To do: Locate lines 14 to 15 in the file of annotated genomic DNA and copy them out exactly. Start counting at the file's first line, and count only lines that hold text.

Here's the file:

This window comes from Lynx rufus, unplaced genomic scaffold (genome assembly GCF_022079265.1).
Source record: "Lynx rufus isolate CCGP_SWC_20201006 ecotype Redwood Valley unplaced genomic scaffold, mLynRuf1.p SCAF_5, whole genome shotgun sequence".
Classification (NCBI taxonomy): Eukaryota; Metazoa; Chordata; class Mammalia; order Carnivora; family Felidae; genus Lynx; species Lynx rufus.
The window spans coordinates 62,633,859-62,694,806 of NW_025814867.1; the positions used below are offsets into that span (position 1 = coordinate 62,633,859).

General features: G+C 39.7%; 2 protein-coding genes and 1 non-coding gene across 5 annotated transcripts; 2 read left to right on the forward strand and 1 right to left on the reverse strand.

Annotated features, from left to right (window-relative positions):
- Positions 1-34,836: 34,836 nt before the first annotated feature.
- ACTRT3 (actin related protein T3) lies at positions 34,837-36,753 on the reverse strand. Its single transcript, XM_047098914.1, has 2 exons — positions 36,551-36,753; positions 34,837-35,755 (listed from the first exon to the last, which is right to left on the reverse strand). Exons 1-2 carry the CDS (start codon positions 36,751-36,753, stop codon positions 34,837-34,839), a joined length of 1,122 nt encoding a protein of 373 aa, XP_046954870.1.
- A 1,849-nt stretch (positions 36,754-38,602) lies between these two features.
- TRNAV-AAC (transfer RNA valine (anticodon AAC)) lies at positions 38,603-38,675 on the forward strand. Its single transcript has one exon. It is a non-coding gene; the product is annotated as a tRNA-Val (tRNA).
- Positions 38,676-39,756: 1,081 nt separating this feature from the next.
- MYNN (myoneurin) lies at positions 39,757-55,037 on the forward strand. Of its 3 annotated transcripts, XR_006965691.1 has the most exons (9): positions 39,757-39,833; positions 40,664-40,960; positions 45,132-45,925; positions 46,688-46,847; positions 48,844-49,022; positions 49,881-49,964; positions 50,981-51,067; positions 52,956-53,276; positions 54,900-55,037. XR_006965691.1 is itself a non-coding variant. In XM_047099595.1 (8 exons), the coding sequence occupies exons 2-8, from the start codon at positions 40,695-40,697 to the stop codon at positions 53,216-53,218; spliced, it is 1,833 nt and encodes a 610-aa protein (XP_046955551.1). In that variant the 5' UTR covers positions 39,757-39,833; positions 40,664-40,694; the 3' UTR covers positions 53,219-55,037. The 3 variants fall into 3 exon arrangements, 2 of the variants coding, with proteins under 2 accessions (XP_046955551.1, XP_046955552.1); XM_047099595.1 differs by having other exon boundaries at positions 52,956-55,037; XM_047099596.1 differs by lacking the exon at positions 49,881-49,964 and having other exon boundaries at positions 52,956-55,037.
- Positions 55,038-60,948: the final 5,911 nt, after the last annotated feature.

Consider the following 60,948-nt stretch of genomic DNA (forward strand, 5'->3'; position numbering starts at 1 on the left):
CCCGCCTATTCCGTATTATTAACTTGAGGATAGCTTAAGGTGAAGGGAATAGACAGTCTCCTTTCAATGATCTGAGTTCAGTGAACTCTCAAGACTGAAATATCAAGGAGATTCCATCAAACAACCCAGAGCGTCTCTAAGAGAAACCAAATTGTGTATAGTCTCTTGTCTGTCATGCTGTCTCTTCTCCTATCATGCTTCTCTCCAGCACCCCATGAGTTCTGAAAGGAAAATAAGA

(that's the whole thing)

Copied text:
Consider the following 60,948-nt stretch of genomic DNA (forward strand, 5'->3'; position numbering starts at 1 on the left):
CCCGCCTATTCCGTATTATTAACTTGAGGATAGCTTAAGGTGAAGGGAATAGACAGTCTCCTTTCAATGATCTGAGTTCAGTGAACTCTCAAGACTGAAATATCAAGGAGATTCCATCAAACAACCCAGAGCGTCTCTAAGAGAAACCAAATTGTGTATAGTCTCTTGTCTGTCATGCTGTCTCTTCTCCTATCATGCTTCTCTCCAGCACCCCATGAGTTCTGAAAGGAAAATAAGA